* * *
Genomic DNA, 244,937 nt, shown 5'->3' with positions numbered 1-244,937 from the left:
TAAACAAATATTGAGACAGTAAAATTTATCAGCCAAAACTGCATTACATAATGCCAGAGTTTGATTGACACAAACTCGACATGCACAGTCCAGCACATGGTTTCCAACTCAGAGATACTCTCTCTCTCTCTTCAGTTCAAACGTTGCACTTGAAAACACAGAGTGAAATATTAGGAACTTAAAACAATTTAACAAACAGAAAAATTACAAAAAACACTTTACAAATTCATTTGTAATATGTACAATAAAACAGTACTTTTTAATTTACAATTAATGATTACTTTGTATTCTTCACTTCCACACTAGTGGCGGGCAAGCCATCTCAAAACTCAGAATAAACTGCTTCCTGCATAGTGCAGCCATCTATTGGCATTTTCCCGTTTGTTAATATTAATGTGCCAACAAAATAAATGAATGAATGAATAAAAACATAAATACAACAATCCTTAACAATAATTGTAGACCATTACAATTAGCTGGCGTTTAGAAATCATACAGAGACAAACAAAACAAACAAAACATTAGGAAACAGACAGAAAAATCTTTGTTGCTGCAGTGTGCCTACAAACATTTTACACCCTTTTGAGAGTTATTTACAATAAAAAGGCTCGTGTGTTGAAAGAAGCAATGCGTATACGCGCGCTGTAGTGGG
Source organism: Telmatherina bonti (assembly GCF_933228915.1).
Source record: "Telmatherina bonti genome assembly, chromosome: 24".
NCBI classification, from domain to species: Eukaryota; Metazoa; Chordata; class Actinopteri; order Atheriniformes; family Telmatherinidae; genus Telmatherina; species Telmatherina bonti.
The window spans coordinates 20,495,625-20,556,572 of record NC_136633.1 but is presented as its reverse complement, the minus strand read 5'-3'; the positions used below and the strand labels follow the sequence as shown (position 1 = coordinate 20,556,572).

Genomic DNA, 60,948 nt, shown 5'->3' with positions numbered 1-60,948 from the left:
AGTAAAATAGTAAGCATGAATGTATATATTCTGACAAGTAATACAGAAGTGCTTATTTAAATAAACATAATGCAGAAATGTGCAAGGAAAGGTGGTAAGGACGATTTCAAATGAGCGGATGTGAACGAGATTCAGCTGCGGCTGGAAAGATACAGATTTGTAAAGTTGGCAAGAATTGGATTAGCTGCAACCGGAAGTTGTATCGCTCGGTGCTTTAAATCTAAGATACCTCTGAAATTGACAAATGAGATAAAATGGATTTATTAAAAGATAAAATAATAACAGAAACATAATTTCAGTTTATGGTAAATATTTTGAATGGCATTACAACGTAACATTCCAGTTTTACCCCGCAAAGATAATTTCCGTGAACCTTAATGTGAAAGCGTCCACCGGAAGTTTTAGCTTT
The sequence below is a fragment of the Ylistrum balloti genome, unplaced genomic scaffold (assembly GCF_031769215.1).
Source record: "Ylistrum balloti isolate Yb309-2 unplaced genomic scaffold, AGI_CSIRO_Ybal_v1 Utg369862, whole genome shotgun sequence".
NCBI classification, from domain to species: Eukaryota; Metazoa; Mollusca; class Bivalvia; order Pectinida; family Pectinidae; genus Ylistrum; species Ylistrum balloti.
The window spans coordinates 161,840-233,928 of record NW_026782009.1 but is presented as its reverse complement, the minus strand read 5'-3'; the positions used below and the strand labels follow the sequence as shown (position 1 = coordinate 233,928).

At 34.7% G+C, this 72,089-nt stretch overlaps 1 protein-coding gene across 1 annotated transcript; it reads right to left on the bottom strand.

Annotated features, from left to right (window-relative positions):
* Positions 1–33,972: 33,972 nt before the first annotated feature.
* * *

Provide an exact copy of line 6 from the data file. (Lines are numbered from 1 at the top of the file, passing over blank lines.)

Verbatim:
The window spans coordinates 20,495,625-20,556,572 of record NC_136633.1 but is presented as its reverse complement, the minus strand read 5'-3'; the positions used below and the strand labels follow the sequence as shown (position 1 = coordinate 20,556,572).